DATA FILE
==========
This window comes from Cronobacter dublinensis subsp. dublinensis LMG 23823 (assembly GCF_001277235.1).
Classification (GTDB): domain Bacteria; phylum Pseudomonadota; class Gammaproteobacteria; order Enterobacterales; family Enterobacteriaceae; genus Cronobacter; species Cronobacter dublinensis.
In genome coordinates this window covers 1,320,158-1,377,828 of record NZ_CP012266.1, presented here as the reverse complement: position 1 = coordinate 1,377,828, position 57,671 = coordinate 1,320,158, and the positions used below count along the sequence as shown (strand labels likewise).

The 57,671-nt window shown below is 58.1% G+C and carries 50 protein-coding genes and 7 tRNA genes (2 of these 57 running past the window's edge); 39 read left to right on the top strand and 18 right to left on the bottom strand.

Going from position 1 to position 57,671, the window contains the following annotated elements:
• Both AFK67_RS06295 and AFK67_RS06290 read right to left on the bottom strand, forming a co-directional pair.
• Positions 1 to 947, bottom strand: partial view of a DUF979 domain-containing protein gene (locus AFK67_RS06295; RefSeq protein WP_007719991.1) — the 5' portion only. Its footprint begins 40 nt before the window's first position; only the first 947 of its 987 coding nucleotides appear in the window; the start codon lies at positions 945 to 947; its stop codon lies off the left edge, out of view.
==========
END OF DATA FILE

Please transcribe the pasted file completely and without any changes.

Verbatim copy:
This window comes from Cronobacter dublinensis subsp. dublinensis LMG 23823 (assembly GCF_001277235.1).
Classification (GTDB): domain Bacteria; phylum Pseudomonadota; class Gammaproteobacteria; order Enterobacterales; family Enterobacteriaceae; genus Cronobacter; species Cronobacter dublinensis.
In genome coordinates this window covers 1,320,158-1,377,828 of record NZ_CP012266.1, presented here as the reverse complement: position 1 = coordinate 1,377,828, position 57,671 = coordinate 1,320,158, and the positions used below count along the sequence as shown (strand labels likewise).

The 57,671-nt window shown below is 58.1% G+C and carries 50 protein-coding genes and 7 tRNA genes (2 of these 57 running past the window's edge); 39 read left to right on the top strand and 18 right to left on the bottom strand.

Going from position 1 to position 57,671, the window contains the following annotated elements:
• Both AFK67_RS06295 and AFK67_RS06290 read right to left on the bottom strand, forming a co-directional pair.
• Positions 1 to 947, bottom strand: partial view of a DUF979 domain-containing protein gene (locus AFK67_RS06295; RefSeq protein WP_007719991.1) — the 5' portion only. Its footprint begins 40 nt before the window's first position; only the first 947 of its 987 coding nucleotides appear in the window; the start codon lies at positions 945 to 947; its stop codon lies off the left edge, out of view.